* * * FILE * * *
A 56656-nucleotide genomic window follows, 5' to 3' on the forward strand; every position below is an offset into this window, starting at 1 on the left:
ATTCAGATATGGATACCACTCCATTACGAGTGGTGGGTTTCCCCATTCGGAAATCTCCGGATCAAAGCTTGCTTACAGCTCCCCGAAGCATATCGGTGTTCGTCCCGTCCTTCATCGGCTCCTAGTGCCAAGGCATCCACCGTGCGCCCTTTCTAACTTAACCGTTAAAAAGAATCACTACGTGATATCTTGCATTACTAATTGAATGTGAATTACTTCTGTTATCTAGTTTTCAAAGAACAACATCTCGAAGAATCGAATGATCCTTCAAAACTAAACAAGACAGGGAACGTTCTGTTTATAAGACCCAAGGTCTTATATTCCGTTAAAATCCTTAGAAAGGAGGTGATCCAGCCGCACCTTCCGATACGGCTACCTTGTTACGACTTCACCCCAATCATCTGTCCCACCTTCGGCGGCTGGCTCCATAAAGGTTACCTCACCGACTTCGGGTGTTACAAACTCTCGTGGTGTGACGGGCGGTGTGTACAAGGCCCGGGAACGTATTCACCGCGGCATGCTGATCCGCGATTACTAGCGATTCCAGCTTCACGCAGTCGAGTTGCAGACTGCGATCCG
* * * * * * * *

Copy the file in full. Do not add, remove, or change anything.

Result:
A 56656-nucleotide genomic window follows, 5' to 3' on the forward strand; every position below is an offset into this window, starting at 1 on the left:
ATTCAGATATGGATACCACTCCATTACGAGTGGTGGGTTTCCCCATTCGGAAATCTCCGGATCAAAGCTTGCTTACAGCTCCCCGAAGCATATCGGTGTTCGTCCCGTCCTTCATCGGCTCCTAGTGCCAAGGCATCCACCGTGCGCCCTTTCTAACTTAACCGTTAAAAAGAATCACTACGTGATATCTTGCATTACTAATTGAATGTGAATTACTTCTGTTATCTAGTTTTCAAAGAACAACATCTCGAAGAATCGAATGATCCTTCAAAACTAAACAAGACAGGGAACGTTCTGTTTATAAGACCCAAGGTCTTATATTCCGTTAAAATCCTTAGAAAGGAGGTGATCCAGCCGCACCTTCCGATACGGCTACCTTGTTACGACTTCACCCCAATCATCTGTCCCACCTTCGGCGGCTGGCTCCATAAAGGTTACCTCACCGACTTCGGGTGTTACAAACTCTCGTGGTGTGACGGGCGGTGTGTACAAGGCCCGGGAACGTATTCACCGCGGCATGCTGATCCGCGATTACTAGCGATTCCAGCTTCACGCAGTCGAGTTGCAGACTGCGATCCG